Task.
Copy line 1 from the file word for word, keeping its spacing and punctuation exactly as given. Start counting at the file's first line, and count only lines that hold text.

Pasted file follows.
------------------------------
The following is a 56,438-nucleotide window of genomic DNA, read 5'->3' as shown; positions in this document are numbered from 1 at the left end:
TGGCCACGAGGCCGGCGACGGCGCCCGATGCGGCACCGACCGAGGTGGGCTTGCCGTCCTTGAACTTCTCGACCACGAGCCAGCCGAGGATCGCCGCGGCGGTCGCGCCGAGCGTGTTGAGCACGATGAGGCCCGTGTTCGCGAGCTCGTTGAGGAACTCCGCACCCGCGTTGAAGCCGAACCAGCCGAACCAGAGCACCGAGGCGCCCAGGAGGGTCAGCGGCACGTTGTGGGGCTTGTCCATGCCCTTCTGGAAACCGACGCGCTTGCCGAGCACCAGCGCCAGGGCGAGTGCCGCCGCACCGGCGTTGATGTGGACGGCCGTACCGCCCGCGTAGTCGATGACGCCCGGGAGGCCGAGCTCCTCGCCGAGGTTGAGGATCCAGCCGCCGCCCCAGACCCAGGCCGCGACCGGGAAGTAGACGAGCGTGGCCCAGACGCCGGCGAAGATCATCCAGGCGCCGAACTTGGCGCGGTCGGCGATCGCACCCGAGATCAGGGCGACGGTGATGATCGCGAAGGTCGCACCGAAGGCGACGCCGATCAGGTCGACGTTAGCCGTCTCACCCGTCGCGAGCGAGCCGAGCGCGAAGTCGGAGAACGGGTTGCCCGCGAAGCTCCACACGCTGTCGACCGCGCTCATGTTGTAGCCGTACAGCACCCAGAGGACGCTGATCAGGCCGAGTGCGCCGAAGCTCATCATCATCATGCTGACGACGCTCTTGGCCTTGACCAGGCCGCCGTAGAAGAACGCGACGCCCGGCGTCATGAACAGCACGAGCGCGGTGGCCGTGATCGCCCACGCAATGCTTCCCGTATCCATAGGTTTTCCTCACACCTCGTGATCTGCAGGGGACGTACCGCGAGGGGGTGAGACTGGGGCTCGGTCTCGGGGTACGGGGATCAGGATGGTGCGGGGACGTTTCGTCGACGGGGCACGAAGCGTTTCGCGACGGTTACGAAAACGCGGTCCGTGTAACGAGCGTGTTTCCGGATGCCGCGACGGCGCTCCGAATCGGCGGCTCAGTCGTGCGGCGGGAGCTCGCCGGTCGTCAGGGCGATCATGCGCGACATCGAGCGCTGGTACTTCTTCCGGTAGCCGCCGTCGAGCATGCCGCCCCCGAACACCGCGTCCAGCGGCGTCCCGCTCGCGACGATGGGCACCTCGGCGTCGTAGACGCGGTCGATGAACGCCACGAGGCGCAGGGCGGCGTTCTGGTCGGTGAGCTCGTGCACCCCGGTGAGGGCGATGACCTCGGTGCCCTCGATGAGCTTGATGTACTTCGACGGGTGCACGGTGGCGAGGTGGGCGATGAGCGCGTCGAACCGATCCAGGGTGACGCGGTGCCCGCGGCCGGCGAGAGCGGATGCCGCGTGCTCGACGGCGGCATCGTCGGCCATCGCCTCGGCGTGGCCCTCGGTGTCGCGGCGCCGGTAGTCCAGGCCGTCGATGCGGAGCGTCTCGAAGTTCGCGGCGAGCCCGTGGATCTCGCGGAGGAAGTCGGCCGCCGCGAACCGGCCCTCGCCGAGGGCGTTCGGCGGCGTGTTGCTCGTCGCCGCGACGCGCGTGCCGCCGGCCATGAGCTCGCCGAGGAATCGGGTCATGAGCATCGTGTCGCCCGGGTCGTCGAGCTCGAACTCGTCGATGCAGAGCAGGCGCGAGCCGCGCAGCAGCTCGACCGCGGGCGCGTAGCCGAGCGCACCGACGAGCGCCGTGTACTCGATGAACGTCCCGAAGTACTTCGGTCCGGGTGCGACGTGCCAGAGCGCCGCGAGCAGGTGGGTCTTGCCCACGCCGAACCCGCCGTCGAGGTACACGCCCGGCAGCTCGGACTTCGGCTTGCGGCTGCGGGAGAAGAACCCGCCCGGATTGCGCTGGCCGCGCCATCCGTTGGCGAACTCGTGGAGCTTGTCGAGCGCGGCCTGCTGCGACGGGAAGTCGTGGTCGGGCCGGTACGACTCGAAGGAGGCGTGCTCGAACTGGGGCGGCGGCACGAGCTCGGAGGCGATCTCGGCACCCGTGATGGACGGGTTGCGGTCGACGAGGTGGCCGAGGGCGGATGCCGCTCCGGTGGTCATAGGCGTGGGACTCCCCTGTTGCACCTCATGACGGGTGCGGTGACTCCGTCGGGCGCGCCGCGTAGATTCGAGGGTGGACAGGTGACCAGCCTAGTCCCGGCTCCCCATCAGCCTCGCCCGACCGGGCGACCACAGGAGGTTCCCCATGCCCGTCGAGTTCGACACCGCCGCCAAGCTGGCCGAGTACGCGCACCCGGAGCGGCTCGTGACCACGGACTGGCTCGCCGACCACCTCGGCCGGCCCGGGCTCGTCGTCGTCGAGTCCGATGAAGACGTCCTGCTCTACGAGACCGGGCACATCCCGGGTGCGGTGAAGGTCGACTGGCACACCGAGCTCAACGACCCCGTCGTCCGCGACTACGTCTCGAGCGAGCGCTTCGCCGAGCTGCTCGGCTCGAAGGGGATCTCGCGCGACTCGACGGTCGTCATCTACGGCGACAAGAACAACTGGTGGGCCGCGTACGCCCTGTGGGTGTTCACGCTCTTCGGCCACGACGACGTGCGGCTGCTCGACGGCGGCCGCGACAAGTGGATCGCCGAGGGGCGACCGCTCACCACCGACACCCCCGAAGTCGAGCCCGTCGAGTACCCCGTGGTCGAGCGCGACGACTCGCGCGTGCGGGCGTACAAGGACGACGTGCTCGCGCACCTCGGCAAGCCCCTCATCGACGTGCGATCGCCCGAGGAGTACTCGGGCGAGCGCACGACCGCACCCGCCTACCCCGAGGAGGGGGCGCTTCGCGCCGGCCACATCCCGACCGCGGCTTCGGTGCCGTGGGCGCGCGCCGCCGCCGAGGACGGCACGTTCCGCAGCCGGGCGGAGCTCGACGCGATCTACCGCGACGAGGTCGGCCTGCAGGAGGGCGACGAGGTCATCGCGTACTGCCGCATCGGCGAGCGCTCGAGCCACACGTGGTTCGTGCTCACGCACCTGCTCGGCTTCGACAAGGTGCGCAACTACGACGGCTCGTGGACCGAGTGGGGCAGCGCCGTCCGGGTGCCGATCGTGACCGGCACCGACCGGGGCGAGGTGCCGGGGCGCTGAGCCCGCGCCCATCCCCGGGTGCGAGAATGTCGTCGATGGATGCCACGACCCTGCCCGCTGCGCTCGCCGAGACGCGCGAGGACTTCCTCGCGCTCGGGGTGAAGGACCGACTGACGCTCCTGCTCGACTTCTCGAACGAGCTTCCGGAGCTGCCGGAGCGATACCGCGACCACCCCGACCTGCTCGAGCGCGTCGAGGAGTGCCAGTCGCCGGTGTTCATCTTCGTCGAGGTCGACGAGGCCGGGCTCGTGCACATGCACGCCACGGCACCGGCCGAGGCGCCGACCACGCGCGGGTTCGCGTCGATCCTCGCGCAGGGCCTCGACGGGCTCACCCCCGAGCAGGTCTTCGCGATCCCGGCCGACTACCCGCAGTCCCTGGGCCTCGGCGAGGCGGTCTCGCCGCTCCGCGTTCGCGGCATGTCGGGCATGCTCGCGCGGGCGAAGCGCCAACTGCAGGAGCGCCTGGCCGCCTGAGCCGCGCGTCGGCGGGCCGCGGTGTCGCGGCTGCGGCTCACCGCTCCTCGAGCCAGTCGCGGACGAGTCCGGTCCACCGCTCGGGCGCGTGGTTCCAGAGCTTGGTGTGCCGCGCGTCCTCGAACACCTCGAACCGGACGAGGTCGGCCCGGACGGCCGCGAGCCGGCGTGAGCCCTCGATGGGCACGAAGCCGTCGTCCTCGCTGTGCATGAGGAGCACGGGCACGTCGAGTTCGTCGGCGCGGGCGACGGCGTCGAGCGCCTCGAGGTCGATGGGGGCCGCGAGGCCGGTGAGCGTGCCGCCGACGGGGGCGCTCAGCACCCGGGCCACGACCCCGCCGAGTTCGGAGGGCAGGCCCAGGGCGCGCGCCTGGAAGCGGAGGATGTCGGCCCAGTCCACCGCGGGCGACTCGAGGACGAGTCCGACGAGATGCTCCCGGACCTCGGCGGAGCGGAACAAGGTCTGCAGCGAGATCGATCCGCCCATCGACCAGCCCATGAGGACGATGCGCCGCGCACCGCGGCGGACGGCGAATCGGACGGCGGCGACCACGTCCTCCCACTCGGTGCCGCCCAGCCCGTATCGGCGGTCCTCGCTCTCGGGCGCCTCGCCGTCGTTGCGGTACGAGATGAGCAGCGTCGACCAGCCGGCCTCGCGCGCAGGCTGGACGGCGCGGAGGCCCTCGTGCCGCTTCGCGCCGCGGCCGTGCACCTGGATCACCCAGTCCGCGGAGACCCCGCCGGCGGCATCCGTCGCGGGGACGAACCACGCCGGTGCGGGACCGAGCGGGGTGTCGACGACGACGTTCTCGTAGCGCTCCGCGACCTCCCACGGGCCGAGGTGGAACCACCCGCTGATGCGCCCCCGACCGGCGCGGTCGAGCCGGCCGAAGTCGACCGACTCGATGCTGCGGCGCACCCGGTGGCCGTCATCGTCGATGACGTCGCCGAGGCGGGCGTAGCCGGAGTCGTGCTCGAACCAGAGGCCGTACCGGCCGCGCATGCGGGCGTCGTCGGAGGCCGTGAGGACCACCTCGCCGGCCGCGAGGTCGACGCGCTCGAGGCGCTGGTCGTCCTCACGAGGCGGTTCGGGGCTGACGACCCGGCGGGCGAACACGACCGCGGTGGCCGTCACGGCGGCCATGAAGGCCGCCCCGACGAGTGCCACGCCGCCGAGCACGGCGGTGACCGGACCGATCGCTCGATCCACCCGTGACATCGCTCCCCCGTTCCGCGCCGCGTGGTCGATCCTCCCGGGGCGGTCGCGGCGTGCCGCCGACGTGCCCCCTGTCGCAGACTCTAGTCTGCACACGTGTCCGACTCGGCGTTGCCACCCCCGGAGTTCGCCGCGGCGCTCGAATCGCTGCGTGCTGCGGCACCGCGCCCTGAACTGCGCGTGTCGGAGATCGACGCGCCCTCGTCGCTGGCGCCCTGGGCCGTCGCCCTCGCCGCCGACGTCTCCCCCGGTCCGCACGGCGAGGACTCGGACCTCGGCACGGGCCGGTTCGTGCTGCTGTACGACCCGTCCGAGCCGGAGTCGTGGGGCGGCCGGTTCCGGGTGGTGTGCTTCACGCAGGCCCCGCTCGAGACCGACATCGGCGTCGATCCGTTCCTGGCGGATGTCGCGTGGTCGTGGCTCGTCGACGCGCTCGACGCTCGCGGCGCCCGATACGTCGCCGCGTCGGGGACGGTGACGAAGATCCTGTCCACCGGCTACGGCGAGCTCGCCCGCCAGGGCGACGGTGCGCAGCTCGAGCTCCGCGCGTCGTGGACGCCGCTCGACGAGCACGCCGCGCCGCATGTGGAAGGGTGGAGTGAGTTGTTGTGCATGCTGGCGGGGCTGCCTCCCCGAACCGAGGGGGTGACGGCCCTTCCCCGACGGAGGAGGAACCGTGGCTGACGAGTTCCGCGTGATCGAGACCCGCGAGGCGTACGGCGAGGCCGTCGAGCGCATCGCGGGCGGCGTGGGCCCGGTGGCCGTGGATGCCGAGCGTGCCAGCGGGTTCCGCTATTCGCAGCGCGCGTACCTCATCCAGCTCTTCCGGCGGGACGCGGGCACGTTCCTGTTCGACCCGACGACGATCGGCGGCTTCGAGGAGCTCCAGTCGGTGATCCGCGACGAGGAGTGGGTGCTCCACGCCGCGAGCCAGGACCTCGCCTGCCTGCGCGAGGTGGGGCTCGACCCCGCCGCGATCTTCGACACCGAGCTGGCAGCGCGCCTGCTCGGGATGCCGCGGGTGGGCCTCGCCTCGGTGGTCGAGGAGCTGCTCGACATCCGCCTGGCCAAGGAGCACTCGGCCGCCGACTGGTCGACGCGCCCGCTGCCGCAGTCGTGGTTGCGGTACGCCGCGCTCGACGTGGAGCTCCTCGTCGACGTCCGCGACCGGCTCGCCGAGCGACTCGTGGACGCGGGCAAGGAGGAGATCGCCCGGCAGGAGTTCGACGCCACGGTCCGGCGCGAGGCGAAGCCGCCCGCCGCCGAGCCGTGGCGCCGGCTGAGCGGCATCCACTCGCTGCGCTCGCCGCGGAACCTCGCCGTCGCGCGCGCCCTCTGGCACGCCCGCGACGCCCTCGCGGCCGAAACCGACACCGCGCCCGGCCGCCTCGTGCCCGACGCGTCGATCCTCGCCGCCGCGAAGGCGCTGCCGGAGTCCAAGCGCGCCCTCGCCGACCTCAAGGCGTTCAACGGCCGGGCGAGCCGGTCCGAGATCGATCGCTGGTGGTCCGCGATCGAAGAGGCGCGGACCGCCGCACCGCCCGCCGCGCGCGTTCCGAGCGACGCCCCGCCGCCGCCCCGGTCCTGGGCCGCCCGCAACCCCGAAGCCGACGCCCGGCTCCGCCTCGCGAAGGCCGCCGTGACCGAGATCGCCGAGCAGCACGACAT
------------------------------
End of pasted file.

The following is a 56,438-nucleotide window of genomic DNA, read 5'->3' as shown; positions in this document are numbered from 1 at the left end: